Before I got on my spiritual path, I was very heavily invested in judging others: how they looked, talked, or ate along with their occupation, their mate, and their beliefs (especially if they didn’t agree with mine) to name just a few of them. I started on my path due to an accident some 10-11 years ago.
During my journey, I went to many spiritual seminars and I began to realize how judging others was of no benefit to me, in fact, it causes me more harm than good. Then I learned about the mirroring factor (and I’m not talking about disk mirroring for disc recovery here!). Everyone we have in our lives is a mirror for us to learn from and use that information to improve ourselves. At the time, I didn’t fully understand that. Now I do.
I believe that’s part of our lesson, our growing and our evolving spiritual growth. And if you’ve ever done this, you know it’s not always easy to do. Especially if the person, who is being that fabulous mirror for us right now, is someone we simply can’t stand! The thought of having anything in common with them is just too much to think about. I’ve even argued with it at times thinking that there is no way in hell I have that same trait or habit or whatever. When that happens to me, I have some major angina (pronounced in a decidedly Italian way: AHH – gi-nah, emphasis on the first syllable). I keep reliving the situation and it fuels the anger. These battles rage until I remember that in not facing the truth, I’m only holding myself back from being my best self. That is the payoff to making the change.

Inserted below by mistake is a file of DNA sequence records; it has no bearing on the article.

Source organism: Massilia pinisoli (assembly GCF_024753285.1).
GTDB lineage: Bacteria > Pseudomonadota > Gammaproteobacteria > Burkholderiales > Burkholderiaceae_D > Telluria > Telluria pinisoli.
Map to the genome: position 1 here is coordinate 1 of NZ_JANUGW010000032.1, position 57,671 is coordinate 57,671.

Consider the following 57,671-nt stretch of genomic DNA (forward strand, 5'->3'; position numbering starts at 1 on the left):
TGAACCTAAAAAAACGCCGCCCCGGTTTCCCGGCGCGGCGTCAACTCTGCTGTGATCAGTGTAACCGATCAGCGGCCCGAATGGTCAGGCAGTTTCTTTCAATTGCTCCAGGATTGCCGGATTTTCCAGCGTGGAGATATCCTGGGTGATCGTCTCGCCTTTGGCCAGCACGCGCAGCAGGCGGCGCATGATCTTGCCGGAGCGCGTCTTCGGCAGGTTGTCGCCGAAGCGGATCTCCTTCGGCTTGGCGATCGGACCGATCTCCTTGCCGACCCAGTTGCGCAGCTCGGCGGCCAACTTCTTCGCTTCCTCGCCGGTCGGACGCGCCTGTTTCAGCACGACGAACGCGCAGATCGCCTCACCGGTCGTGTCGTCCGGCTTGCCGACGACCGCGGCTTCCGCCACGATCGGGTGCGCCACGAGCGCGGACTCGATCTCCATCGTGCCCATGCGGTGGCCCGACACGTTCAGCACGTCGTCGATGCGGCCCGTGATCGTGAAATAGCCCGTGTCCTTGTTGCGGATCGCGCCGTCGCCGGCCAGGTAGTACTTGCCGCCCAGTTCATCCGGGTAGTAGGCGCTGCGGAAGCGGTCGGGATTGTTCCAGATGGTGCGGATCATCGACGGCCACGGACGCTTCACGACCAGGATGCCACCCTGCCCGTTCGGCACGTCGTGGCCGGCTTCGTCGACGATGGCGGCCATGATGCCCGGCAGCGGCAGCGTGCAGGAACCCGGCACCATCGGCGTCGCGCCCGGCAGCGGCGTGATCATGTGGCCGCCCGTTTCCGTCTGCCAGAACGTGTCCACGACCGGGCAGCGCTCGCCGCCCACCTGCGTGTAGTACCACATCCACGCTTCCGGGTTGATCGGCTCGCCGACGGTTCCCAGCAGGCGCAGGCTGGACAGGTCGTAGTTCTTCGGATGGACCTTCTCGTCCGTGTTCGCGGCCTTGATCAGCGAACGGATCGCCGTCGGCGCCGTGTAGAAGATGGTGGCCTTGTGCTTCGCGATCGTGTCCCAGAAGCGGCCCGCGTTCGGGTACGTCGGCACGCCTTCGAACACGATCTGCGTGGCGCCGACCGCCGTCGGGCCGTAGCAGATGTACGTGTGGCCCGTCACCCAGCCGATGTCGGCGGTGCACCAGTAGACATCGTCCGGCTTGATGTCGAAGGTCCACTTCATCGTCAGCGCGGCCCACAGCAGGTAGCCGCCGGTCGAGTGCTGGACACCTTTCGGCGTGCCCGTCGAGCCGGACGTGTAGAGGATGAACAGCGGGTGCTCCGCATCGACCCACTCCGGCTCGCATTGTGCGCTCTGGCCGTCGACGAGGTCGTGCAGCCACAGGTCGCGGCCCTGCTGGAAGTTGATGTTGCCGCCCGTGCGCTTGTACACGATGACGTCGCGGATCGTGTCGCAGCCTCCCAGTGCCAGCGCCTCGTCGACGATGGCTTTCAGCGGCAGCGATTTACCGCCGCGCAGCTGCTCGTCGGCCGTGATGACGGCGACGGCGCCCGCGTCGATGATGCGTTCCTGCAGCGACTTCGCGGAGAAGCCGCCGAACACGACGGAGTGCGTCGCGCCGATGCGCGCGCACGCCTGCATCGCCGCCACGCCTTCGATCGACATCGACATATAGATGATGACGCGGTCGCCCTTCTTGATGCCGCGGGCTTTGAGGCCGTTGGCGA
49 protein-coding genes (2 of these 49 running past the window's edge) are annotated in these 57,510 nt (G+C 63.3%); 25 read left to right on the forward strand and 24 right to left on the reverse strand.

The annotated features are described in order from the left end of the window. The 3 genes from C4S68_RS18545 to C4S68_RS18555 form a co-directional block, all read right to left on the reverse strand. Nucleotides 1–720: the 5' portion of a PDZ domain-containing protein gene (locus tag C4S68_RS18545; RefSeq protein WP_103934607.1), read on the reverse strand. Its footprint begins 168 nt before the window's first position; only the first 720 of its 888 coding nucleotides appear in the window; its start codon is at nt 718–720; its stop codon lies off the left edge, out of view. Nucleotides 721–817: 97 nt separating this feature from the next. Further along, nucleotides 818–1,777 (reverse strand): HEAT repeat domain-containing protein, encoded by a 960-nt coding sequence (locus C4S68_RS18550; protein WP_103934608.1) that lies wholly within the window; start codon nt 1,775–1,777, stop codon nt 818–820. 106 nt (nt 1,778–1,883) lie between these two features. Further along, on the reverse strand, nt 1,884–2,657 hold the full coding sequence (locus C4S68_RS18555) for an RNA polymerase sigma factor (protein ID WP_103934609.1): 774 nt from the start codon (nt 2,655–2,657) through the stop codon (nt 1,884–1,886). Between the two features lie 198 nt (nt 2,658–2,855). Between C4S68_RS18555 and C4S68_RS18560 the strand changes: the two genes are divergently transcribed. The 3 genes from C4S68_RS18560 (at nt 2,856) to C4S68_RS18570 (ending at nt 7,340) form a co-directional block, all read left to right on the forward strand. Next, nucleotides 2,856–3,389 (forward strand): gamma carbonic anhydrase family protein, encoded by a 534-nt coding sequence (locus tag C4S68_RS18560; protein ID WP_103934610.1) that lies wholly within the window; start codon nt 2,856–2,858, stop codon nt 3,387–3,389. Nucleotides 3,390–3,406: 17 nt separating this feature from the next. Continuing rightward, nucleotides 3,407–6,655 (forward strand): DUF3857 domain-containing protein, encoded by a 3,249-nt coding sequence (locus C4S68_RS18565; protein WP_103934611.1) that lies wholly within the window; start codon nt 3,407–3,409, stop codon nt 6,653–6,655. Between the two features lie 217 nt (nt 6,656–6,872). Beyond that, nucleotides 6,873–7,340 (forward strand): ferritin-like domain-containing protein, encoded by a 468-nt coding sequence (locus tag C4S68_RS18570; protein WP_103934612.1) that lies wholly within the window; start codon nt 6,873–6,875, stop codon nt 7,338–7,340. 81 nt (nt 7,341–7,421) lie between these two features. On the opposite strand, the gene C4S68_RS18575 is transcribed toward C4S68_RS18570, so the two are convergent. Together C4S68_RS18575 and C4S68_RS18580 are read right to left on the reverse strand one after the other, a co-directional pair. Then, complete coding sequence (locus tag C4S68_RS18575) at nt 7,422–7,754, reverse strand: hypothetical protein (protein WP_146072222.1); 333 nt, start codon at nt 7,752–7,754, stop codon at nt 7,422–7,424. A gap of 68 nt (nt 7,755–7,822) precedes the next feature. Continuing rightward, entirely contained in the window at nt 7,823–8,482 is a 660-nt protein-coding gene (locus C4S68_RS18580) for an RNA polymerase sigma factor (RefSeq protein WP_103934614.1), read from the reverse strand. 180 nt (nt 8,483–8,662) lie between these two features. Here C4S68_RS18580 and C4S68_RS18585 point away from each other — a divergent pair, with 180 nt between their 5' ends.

On the other side of the mirror, if you see something you love in another, then know that you have that same thing or you wouldn’t be able to see it in them. There was a time I couldn’t accept that lovely truth. I had so little self esteem, so little self worth, I couldn’t accept the good in me. Accepting something beautiful about myself would cause me something akin to physical pain. Now I delight in it!
So why do we so dislike seeing ourselves in others? Is it because we don’t want to face the truth about ourselves? Is it a fear that we can’t change that aspect of ourselves? Is it simply that we do not want to admit that we have that particular trait? Or is it that we don’t want to have anything in common with the person that we really don’t like? (Sounds like a fabulous mirror to me here!)
What are your thoughts on mirroring? Or what do you see when you look in the mirror? Do you love what you see?